Nearly a year after Travis County commissioners appointed a work group to develop a proposal for a general-purpose public defender’s office, the Texas Indigent Defense Commission approved the county’s application, which requests nearly $25 million in state funding over five years, at an Aug. 29 board meeting.
“Now that we have approval, the hard work to create and establish the office begins,” County Judge Sarah Eckhardt said in a statement. “As we move forward, I will continue to seek guidance to make sure Travis County creates a Public Defender Office that will make our community proud.”
Austin is the largest city in the country without a general public defender’s office. Public defenders represent indigent clients, or those who are charged with crimes but are unable to afford a private attorney.
In 2018, nearly nine in 10 felony cases in Travis County involved indigent clients, and nearly three in five misdemeanor cases did, according to TIDC data.
Travis County officials have been working to create a public defender’s office for years, and had previously succeeded in creating specialized offices to serve defendants who are juveniles or who have mental health issues.
Since Eckhardt spearheaded the creation of a 14-member working group last October to develop this grant application, there have been a number of setbacks, including intense pushback from private defense attorneys, missed deadlines and last-minute demands from the county’s judiciary.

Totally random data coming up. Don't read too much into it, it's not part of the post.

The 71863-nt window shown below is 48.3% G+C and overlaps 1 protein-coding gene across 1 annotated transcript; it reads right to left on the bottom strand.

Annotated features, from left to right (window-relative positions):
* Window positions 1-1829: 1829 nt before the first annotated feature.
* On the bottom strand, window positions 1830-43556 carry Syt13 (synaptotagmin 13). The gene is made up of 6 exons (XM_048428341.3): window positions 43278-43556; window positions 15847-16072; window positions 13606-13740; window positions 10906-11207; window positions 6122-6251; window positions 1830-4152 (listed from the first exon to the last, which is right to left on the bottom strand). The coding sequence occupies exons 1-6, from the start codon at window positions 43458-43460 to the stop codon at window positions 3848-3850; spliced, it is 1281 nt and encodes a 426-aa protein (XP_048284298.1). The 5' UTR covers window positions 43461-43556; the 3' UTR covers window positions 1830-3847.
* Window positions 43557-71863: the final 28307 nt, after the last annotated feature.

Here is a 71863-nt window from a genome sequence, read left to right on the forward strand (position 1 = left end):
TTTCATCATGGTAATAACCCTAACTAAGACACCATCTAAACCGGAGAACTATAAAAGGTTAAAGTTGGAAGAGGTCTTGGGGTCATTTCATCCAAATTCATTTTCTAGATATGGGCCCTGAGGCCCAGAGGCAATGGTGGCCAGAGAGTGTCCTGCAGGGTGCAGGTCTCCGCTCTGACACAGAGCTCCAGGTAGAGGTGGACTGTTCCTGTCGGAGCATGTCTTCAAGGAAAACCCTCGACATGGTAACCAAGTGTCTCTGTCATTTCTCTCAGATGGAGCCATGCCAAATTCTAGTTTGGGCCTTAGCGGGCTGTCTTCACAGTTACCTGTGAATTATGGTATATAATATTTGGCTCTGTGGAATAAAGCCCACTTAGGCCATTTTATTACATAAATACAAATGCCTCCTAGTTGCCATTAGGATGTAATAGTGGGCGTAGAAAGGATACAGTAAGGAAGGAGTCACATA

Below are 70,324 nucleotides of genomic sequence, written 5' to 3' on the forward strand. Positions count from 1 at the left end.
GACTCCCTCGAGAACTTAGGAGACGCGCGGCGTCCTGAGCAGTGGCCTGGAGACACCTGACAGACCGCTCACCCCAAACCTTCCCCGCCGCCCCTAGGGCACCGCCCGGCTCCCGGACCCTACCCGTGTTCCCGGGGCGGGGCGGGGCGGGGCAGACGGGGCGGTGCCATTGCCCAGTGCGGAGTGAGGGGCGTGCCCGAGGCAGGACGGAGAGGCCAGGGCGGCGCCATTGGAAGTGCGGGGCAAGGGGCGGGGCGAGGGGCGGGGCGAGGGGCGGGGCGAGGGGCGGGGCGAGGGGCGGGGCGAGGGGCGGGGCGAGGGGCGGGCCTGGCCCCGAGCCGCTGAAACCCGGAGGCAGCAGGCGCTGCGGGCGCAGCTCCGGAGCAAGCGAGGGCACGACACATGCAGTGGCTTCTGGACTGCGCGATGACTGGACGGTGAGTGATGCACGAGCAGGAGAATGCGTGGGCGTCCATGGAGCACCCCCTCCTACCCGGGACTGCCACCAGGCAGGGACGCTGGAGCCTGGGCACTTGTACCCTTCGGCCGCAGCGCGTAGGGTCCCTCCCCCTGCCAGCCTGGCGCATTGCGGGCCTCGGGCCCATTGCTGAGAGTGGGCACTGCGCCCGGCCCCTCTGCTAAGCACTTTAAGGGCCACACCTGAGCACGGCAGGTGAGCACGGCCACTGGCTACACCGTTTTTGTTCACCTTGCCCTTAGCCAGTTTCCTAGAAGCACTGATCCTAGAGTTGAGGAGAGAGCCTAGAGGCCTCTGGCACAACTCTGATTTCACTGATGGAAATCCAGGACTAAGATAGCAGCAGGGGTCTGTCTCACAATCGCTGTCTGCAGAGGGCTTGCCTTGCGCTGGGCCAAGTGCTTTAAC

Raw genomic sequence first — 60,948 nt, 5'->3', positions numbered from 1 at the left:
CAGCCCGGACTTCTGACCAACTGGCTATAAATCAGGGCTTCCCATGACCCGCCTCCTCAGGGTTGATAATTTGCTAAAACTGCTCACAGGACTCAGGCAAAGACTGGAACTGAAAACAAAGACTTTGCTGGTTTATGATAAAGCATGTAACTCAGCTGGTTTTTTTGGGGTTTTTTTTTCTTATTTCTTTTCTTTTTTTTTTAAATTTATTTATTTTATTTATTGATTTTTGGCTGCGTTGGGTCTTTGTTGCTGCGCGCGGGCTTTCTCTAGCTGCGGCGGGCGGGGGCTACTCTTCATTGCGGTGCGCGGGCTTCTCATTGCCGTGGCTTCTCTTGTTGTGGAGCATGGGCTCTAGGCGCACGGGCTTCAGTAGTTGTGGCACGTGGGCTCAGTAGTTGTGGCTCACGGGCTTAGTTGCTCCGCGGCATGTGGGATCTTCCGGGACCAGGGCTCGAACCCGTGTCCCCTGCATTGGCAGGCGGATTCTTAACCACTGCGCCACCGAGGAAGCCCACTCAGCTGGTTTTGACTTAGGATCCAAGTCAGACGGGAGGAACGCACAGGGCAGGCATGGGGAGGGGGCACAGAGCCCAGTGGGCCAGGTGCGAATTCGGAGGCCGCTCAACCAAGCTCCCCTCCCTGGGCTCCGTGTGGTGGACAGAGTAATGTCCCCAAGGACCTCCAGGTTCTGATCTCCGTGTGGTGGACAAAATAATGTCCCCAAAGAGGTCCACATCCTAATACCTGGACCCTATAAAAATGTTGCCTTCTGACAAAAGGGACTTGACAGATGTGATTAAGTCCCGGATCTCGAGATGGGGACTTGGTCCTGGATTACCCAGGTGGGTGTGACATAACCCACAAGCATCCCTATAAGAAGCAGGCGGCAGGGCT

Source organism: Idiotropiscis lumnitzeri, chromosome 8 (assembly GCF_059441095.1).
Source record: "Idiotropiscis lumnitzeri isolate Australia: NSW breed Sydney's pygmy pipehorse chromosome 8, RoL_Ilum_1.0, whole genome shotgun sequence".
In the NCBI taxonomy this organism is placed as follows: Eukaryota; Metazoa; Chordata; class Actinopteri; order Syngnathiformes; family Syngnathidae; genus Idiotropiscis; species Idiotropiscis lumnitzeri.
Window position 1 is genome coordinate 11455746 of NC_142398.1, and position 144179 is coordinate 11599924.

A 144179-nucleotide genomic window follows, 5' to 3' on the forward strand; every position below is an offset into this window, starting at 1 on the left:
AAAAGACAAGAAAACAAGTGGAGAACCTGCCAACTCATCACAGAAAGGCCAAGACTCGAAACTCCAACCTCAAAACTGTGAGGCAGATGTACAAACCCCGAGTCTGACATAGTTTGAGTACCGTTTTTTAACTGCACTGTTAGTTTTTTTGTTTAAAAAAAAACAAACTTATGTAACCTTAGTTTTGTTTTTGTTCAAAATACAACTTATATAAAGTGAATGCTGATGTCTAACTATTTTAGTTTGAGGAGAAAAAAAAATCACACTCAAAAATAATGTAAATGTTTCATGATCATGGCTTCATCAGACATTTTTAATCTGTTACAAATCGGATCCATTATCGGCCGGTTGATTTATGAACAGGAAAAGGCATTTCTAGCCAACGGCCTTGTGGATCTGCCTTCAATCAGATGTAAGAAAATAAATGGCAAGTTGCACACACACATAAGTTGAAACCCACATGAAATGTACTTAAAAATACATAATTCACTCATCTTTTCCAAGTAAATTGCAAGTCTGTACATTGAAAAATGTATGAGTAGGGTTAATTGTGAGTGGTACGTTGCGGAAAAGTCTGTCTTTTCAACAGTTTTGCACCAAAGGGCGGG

In May, the Texas Legislature passed a property tax revenue cap, which county staff has said will curtail funding for capital investments, including this new office.
The grant will cover half of the new office’s annual costs. When it expires in fiscal year 2024-25, the county will be responsible for funding the new office in full at an estimated annual cost of $14.8 million.
Following a series of revisions and cost-cutting measures, the county’s grant application includes funding for a new public defender’s office as well as for the existing managed assigned counsel system, in which the county contracts private defense attorneys to represent indigent clients on a by-case basis.
The existing system, despite concerns about its pay structure and overloaded attorneys, will continue to handle 70% of indigent cases. The new public defender’s office will work toward taking on the remainder.